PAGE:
The Risk of Cesarean Delivery to Mother and Baby
by The Coalition for Improving Maternity Services
The Coalition for Improving Maternity Services (CIMS) is concerned about the dramatic increase and ongoing over use of cesarean section. Every year since 1983 no fewer than one in five American women has given birth via major abdominal surgery.22,34 Today one in four or 25% of women have a cesarean for the birth of their baby.22 The rate for first-time mothers may approach one in three.9 Studies show that the cesarean rate could safely be halved.11 The World Health Organization recommends no more than a 15% cesarean rate.34 With a million women having cesarean sections every year, this means that 400,000 to 500,000 of them were unnecessary.No evidence supports the idea that cesareans are as safe as vaginal birth for mother or baby. In fact, the increase in cesarean births risks the health and well being of childbearing women and their babies. For elective repeat cesarean, the consensus of dozens of studies totaling tens of thousands of women is that elective repeat cesarean section is riskier for the mother and not any safer for the baby.24,27,28 Recent studies used to conclude otherwise are both seriously flawed and have been misrepresented in the media.12 In addition to the hazards of cesarean section per se, the risks of certain complications increase with accumulating surgeries. Studies also show that with a history of previous cesarean, seven out of ten women or more who are allowed to labor without undue restrictions will give birth vaginally, thus ending their exposure to the dangers of cesarean section.13
Hazards of Cesarean Section to the Mother
Women run 5 to 7 times the risk of death with cesarean section compared with vaginal birth.14,29Complications during and after the surgery include surgical injury to the bladder, uterus and blood vessels (2 per 100),30 hemorrhage (1 to 6 women per 100 require a blood transfusion),30 anesthesia accidents, blood clots in the legs (6 to 20 per 1000),30 pulmonary embolism (1 to 2 per 1000),30 paralyzed bowel (10 to 20 per 100 mild cases, 1 in 100 severe),30 and infection (up to 50 times morecommon).1 One in ten women report difficulties with normal activities two months after the birth,23 and one in four report pain at the incision site as a major problem.9 One in fourteen still report incisional pain six months or more after delivery.9 Twice as many women require rehospitalization as women having normal vaginal birth.18Especially with unplanned cesarean section, women are more likely to experience negative emotions,including lower self-esteem, a sense of failure, loss of control, and disappointment. They may develop postpartum depression or post-traumatic stress syndrome.9,20,25,31 Some mothers express dominant feelings of fear and anxiety about their cesarean as long as five years later.16 Women having cesarean sections are less likely to decide to become pregnant again.16 As is true of all abdominal surgery, internal scar tissue can cause pelvic pain, pain during sexual intercourse, and bowel problems.Reproductive consequences compared with vaginal birth include increased infertility,16miscarriage,15 placenta previa (placenta overlays the cervix),19 placental abruption (the placenta detaches partially or completely before the birth),19 and premature birth.8 Even in women planning repeat cesarean, uterine rupture occurs at a rate of 1 in 500 versus 1 in 10,000 in women with no uterine scar.27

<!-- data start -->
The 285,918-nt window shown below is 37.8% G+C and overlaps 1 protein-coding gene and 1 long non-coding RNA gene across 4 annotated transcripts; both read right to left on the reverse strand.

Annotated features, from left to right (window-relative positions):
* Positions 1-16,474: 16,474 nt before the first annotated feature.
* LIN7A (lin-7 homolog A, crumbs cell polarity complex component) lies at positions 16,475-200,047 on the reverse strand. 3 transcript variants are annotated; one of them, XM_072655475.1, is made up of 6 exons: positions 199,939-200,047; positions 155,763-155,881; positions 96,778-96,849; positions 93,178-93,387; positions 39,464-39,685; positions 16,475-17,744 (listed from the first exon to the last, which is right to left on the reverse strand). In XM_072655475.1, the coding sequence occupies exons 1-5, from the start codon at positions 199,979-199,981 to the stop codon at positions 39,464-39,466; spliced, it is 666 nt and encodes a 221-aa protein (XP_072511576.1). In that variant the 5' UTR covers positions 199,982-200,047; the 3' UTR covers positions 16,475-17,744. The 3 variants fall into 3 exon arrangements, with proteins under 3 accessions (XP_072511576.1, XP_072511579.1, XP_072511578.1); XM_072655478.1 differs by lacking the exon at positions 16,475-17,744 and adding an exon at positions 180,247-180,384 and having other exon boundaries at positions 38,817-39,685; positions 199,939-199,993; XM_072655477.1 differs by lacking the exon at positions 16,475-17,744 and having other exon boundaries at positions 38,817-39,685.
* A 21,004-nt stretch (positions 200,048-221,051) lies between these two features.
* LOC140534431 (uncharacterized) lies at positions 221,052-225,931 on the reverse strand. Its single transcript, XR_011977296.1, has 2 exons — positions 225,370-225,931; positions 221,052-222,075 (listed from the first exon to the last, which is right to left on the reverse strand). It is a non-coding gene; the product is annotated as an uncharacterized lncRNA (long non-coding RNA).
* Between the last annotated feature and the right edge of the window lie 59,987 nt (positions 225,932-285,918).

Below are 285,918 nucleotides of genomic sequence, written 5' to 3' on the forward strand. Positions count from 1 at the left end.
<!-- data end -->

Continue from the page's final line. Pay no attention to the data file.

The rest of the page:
The Risks of Cesarean Deliveryto Mother and Baby www.motherfriendly.org A CIMS Fact Sheet
Coalition for Improving Maternity Services
P.O. Box 2346
Ponte Vedra Beach, FL 32004
Phone toll-free: 888-282-CIMS (2467)
Hazards of Cesarean Section to the Baby
Especially with planned cesarean, some babies will inadvertently be delivered prematurely.1 Babies born even slightly before they are ready may experience breathing and breastfeeding problems.21One to two babies per 100 will be cut during the surgery.33 Studies comparing elective cesarean section or cesarean section for reasons unrelated to the baby with vaginal birth find that babies are 50% more likely to have low Apgar scores, 5 times more likely to require assistance with breathing, and 5 times more likely to be admitted to intermediate or intensive care.4 Babies born after elective cesarean section are more than four times as likely to develop persistent pulmonary hypertension compared with babies born vaginally.17Persistent pulmonary hypertension is life threatening. Mothers are more likely to have difficulties forming an attachment with the infant.20,25 This may be because women are less likely to hold and breastfeed their infants after birth and have rooming-in and because of the difficulties of caring for an infant while recovering from major surgery.Babies are less likely to be breastfed.9 The adverse health consequences of formula feeding are numerous and can be severe. (See CIMS fact sheet, Breastfeeding Is Priceless.)
Hazards of Elective Repeat Cesarean Section